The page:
Why Retailers Don’t Want Consumers to Get an Extra Hour of Sleep

woman sleeping behind alarm clock

On Sunday (Nov. 5), most U.S. states will “fall back” an hour, giving people an extra wink of sleep. While the states that embrace this time change will relish the extra hour of slumber, the existence of Daylight Saving Time (DST) has long been a subject of debate. Many have claimed it is linked to a decline in crime rates, thanks to heightened daytime activity, which curtails opportunities for criminal acts.

Nonetheless, with the approach of the winter months, when daylight fades earlier, one might wonder how people’s hibernation plans will affect retailers.

Where It All Began 

Benjamin Franklin is often credited with the “lightbulb moment” of adjusting our clocks to maximize longer summer days during his time in Paris. However, the individual recognized for kickstarting this concept was William Willett, a British builder who proposed the idea to Parliament as a means for the nation to optimize daylight utilization.

Nevertheless, it was Germany that pioneered the adoption of seasonal time changes, driven by the urgent need to conserve energy during the First World War. This approach quickly gained popularity, with most European nations, the U.S. and the United Kingdom, as well as their allies, embracing Daylight Saving Time by 1918. Nonetheless, many countries abandoned the system in the post-war years, only to reinstate it when the need for energy conservation arose once more.

What More Sleep Can Do

With the extra hour of sleep, people typically experience a heightened sense of rest and alertness the next day. This increased wakefulness often translates into improved productivity in the workplace. Well-rested employees tend to make fewer mistakes, operate with greater efficiency and enjoy higher job satisfaction. This, in turn, can be a boon for businesses by elevating work quality and reducing absenteeism.

However, as we gain an extra hour of sleep it also ushers in a slumberous shift in consumer behavior, especially in the retail realm.

For one, with the onset of darkness happening earlier, people tend to head home sooner, resulting in reduced foot traffic in commercial areas. This change can lead to lower sales for brick-and-mortar retail stores, especially those reliant on evening shoppers. Conversely, earlier sunsets can boost eCommerce sales.

In fact, according to research conducted by the JPMorgan Chase & Co. Institute, there was a noticeable 3.5% decrease in consumer spending in Los Angeles during the 30 days following the autumn time change. This study also analyzed the impact in San Diego and Denver, yielding similar results.

Among the most affected were grocery stores, experiencing a 5.9% decrease, and retail stores, with a 4.8% decline in spending. The primary reason for this decline is attributed to the nature of these establishments as places where people tend to engage in “impulse shopping.”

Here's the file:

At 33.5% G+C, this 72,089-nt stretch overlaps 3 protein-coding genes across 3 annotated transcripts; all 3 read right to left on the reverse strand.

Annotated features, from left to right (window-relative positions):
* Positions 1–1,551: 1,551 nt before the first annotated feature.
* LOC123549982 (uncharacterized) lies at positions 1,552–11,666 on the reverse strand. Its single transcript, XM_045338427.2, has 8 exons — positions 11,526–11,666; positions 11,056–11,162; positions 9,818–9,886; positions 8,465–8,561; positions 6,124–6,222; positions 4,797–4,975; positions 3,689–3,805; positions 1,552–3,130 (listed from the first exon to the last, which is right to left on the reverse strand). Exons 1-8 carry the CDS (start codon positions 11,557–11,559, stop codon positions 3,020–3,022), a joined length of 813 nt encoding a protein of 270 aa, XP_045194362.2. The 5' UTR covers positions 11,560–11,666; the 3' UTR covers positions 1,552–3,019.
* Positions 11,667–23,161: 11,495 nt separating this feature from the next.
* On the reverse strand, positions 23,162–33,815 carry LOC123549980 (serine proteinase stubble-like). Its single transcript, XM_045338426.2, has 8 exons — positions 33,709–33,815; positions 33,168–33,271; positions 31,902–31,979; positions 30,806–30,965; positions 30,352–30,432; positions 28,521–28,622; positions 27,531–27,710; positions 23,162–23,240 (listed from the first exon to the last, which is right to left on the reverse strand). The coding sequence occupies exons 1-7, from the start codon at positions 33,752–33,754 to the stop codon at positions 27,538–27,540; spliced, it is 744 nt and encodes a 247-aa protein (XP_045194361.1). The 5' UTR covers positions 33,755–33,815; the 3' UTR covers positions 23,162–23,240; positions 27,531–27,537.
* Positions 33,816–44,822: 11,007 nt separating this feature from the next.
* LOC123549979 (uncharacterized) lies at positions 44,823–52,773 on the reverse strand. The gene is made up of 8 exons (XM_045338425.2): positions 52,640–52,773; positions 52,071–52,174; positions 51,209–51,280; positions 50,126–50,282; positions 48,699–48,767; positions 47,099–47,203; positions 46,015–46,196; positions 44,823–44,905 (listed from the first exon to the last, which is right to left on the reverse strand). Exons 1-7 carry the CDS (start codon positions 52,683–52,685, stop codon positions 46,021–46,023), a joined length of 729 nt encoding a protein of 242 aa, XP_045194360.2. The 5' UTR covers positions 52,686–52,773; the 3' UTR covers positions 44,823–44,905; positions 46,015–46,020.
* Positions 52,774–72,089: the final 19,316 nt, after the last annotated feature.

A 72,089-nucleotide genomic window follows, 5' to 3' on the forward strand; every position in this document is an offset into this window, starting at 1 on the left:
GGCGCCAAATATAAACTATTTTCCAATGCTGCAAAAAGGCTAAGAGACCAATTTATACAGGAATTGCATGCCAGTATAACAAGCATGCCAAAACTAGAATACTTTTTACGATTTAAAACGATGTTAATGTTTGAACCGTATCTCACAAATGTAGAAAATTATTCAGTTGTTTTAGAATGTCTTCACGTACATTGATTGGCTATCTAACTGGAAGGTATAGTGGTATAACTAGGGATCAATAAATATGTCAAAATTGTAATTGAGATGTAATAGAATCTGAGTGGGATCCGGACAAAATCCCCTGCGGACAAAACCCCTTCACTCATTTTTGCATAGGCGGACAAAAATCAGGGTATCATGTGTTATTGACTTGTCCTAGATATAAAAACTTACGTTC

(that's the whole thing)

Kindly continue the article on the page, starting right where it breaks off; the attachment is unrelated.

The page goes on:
The Argument Against DST 

The transition to daylight saving time in the spring has been “associated with significant public health and safety risks,” including heightened risk of heart issues, mood disorders and motor vehicle accidents, according to the American Medical Association. The organization backs the idea of adopting standard time as a permanent solution.

These time shifts also poses challenges for children and their parents when it comes to adaptation. For many people, it disrupts sleep routines.

Where DST Stands Today 

In March, Sen. Marco Rubio (R-Fla.) reintroduced the Sunshine Protection Act, previously passed by the Senate in 2022 but not voted on in the House.

The Senate bill this year was sent to the Committee on Commerce, Science, and Transportation but saw no progress. Simultaneously, Rep. Vern Buchanan (R-Fla.) introduced a similar bill in the House, referred to the House Energy and Commerce Subcommittee on Innovation, Data, and Commerce.

Rubio, an advocate for this cause since 2018, expressed hope for the bill’s passage, citing bipartisan support in Congress and backing from 22 states. Since 2018, 19 states have passed legislation to establish year-round daylight-saving time if approved by Congress. Florida initiated this trend in 2018, with Colorado and Kentucky joining in 2022.

Other states, including Alabama, Delaware, Georgia, Idaho, Louisiana, Maine, Minnesota, Mississippi, Montana, Ohio, Oregon, South Carolina, Tennessee, Utah, Washington and Wyoming, have also taken steps in this direction. In California, voters supported permanent daylight-saving time in a 2018 ballot initiative, although no legislative action has been taken.

However, it’s important to recognize that, while states can independently switch to standard time, congressional approval is necessary for year-round daylight-saving time.